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NEWS
January 5, 1994 | SUSAN MOFFAT, TIMES STAFF WRITER
Yukio Tatsumi wanders down Tuna Street, a deserted lane that dead-ends at a moldering harbor. "This used to be the Takeuchi Pool Hall," he says. "This was the Mio Restaurant." He points to an expanse of asphalt piled with steel cargo containers. "That was our school. This was the Shinto shrine. And this," he says, staring at a yard of high-voltage lines, "was my house."
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CALIFORNIA | LOCAL
November 11, 2002 | Julie Tamaki, Times Staff Writer
Daisy Uyeda Satoda, who spent her high school years at the Topaz internment camp in Utah, now spends her days rushing to chronicle her experience and that of her classmates before the memories slip away. "We've been losing so many members" of the Topaz High School class of 1945, Uyeda Satoda said. "That's why we want to get things into print." Sixty years have passed since the U.S. government banished 120,000 people of Japanese descent to camps.
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ENTERTAINMENT
May 22, 2001 | LORENZA MUNOZ, TIMES STAFF WRITER
Two years ago, John Tateishi read of plans for a new Walt Disney film about the 1941 Japanese attack on U.S. forces at Pearl Harbor, to be produced by Jerry Bruckheimer. "When I saw it was a Bruckheimer production, my immediate reaction was, 'Oh my God,"' said Tateishi, who considers Bruckheimer's films more notable for their over-the-top special effects than subtlety, character analysis or sensitivity.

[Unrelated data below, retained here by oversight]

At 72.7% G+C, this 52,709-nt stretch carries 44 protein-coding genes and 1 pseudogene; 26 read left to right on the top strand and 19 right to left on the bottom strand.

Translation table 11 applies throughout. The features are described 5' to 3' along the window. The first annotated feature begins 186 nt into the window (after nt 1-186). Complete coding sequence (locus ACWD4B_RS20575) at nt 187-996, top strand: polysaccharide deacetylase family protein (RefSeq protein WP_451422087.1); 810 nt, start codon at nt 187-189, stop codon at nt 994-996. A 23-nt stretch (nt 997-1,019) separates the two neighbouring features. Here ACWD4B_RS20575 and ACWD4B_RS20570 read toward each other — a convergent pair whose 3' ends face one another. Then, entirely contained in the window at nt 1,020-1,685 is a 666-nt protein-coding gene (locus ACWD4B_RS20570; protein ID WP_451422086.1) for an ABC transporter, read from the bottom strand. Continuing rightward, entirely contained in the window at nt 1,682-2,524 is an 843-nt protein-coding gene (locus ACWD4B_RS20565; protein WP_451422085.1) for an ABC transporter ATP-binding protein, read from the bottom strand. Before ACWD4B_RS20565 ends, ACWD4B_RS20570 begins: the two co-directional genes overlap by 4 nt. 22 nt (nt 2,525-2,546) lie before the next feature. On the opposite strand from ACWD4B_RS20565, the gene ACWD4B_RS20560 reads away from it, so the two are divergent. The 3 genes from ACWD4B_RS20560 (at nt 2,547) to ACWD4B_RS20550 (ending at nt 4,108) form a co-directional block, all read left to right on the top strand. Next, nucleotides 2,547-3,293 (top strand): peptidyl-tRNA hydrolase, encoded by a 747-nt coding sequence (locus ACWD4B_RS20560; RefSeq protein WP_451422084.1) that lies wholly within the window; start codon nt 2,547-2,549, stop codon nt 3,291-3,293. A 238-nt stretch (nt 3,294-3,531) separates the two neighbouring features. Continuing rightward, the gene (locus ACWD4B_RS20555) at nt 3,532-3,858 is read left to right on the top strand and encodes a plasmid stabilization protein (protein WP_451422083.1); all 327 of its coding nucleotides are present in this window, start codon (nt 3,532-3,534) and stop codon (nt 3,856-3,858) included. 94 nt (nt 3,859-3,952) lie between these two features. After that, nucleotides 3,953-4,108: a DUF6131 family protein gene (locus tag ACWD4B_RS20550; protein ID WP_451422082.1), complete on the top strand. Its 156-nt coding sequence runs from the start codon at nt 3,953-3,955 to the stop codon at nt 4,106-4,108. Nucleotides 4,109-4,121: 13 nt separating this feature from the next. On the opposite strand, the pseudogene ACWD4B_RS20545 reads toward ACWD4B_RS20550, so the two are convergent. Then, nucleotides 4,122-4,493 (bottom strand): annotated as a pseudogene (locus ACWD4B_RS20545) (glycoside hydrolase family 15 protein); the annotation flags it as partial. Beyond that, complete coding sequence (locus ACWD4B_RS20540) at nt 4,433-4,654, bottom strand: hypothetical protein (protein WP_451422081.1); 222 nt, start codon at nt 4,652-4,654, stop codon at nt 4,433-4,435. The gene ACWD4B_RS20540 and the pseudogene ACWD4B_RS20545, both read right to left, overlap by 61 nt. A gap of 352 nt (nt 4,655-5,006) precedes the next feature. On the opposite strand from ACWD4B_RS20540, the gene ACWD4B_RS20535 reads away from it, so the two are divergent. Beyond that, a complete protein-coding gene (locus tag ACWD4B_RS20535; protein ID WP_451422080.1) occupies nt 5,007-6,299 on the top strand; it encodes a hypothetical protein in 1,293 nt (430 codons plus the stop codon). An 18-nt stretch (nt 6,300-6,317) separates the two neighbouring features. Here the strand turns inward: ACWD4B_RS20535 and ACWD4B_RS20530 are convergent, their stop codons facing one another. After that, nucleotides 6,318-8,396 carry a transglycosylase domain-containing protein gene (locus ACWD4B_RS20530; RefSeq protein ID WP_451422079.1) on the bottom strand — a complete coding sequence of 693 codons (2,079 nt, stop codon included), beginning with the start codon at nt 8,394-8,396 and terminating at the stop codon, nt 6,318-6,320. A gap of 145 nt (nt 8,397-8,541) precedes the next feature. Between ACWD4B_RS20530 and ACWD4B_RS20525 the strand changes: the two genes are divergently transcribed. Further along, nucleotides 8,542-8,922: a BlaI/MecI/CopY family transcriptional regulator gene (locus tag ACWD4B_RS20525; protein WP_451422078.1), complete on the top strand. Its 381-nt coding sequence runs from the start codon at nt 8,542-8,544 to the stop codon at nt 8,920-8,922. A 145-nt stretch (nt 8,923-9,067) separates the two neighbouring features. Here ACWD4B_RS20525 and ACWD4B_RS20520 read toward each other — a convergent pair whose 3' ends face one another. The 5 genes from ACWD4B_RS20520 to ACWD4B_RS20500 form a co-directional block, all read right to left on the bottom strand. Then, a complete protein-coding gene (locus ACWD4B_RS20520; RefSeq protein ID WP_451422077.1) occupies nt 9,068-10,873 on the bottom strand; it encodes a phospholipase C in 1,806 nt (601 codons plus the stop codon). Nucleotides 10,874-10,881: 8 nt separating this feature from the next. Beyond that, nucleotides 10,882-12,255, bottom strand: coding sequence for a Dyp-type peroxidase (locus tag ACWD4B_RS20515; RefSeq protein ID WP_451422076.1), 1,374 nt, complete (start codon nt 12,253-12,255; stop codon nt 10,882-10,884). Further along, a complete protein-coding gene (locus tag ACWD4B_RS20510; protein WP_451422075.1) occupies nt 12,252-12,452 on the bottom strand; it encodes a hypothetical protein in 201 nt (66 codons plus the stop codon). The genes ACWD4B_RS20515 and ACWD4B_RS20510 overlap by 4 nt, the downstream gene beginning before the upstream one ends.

ENTERTAINMENT
May 22, 2001 | LORENZA MUNOZ, TIMES STAFF WRITER
Two years ago, John Tateishi read of plans for a new Walt Disney film about the 1941 Japanese attack on U.S. forces at Pearl Harbor, to be produced by Jerry Bruckheimer. "When I saw it was a Bruckheimer production, my immediate reaction was, 'Oh my God,"' said Tateishi, who considers Bruckheimer's films more notable for their over-the-top special effects than subtlety, character analysis or sensitivity.
NEWS
February 16, 1992 | DEAN TAKAHASHI, TIMES STAFF WRITER
Fifty years ago, the dust storm was the only visitor here that was free to go where it pleased without a permit. It came howling at 70 m.p.h. or more from the Riverside Mountains, stirring clouds of dust in its path. It sprayed hot sand against the barracks, hurling filth through inch-wide cracks in the dried pine walls, and sometimes blew the roofs right off. Inside the flimsy barracks, residents covered their mouths with towels to keep from choking.
NEWS
February 16, 1992 | Times staff writer David Reyes.
Audrey Yamagata-Noji, 39, of Santa Ana is an administrator at Rancho Santiago Community College and is Orange County's only Asian-American elected school board member. Many children of Japanese-Americans interned during the war were kept in the dark about the camps because their parents either internalized their emotions or wanted to forget what they considered the shame of those years. "I was fairly inquisitive and I would sit down with my father and ask him point blank, 'OK, Dad.